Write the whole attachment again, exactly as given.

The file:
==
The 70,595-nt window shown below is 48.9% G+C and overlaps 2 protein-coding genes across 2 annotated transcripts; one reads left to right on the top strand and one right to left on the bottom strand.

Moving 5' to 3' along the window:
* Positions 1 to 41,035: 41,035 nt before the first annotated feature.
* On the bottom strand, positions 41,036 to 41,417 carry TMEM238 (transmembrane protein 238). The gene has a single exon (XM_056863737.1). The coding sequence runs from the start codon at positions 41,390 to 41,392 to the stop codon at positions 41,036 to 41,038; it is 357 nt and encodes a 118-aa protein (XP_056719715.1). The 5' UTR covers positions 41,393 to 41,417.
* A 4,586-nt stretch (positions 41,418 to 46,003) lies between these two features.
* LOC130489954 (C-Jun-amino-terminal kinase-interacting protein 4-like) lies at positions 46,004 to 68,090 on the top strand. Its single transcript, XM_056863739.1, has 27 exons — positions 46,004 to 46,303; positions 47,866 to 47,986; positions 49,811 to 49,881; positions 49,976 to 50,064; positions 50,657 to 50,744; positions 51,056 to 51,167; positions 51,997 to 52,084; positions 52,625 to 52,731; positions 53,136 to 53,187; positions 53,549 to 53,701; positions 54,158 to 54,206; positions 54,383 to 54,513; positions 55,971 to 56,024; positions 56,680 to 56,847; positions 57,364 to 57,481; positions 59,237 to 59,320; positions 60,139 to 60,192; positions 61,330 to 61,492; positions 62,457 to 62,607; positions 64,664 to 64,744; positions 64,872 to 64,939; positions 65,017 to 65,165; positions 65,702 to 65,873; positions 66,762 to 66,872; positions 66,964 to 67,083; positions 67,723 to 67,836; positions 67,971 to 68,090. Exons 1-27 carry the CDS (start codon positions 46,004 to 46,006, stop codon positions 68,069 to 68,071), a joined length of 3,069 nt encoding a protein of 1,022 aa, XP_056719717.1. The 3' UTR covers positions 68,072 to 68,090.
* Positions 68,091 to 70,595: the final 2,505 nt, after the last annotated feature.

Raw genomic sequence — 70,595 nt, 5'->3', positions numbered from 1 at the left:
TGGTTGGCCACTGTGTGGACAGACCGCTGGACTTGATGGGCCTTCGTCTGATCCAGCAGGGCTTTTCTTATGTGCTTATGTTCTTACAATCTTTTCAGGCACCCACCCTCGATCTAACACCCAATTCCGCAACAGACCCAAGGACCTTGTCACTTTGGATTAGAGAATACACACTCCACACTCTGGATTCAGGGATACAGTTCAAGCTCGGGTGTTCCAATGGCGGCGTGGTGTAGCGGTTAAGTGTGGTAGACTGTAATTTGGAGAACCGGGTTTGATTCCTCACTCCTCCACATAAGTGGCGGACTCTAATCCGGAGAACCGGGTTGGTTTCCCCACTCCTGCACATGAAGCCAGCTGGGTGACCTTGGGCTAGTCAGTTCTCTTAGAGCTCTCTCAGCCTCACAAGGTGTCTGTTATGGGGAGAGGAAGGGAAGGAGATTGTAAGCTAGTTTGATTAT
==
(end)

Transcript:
The 70,595-nt window shown below is 48.9% G+C and overlaps 2 protein-coding genes across 2 annotated transcripts; one reads left to right on the top strand and one right to left on the bottom strand.

Moving 5' to 3' along the window:
* Positions 1 to 41,035: 41,035 nt before the first annotated feature.
* On the bottom strand, positions 41,036 to 41,417 carry TMEM238 (transmembrane protein 238). The gene has a single exon (XM_056863737.1). The coding sequence runs from the start codon at positions 41,390 to 41,392 to the stop codon at positions 41,036 to 41,038; it is 357 nt and encodes a 118-aa protein (XP_056719715.1). The 5' UTR covers positions 41,393 to 41,417.
* A 4,586-nt stretch (positions 41,418 to 46,003) lies between these two features.
* LOC130489954 (C-Jun-amino-terminal kinase-interacting protein 4-like) lies at positions 46,004 to 68,090 on the top strand. Its single transcript, XM_056863739.1, has 27 exons — positions 46,004 to 46,303; positions 47,866 to 47,986; positions 49,811 to 49,881; positions 49,976 to 50,064; positions 50,657 to 50,744; positions 51,056 to 51,167; positions 51,997 to 52,084; positions 52,625 to 52,731; positions 53,136 to 53,187; positions 53,549 to 53,701; positions 54,158 to 54,206; positions 54,383 to 54,513; positions 55,971 to 56,024; positions 56,680 to 56,847; positions 57,364 to 57,481; positions 59,237 to 59,320; positions 60,139 to 60,192; positions 61,330 to 61,492; positions 62,457 to 62,607; positions 64,664 to 64,744; positions 64,872 to 64,939; positions 65,017 to 65,165; positions 65,702 to 65,873; positions 66,762 to 66,872; positions 66,964 to 67,083; positions 67,723 to 67,836; positions 67,971 to 68,090. Exons 1-27 carry the CDS (start codon positions 46,004 to 46,006, stop codon positions 68,069 to 68,071), a joined length of 3,069 nt encoding a protein of 1,022 aa, XP_056719717.1. The 3' UTR covers positions 68,072 to 68,090.
* Positions 68,091 to 70,595: the final 2,505 nt, after the last annotated feature.

Raw genomic sequence — 70,595 nt, 5'->3', positions numbered from 1 at the left:
TGGTTGGCCACTGTGTGGACAGACCGCTGGACTTGATGGGCCTTCGTCTGATCCAGCAGGGCTTTTCTTATGTGCTTATGTTCTTACAATCTTTTCAGGCACCCACCCTCGATCTAACACCCAATTCCGCAACAGACCCAAGGACCTTGTCACTTTGGATTAGAGAATACACACTCCACACTCTGGATTCAGGGATACAGTTCAAGCTCGGGTGTTCCAATGGCGGCGTGGTGTAGCGGTTAAGTGTGGTAGACTGTAATTTGGAGAACCGGGTTTGATTCCTCACTCCTCCACATAAGTGGCGGACTCTAATCCGGAGAACCGGGTTGGTTTCCCCACTCCTGCACATGAAGCCAGCTGGGTGACCTTGGGCTAGTCAGTTCTCTTAGAGCTCTCTCAGCCTCACAAGGTGTCTGTTATGGGGAGAGGAAGGGAAGGAGATTGTAAGCTAGTTTGATTAT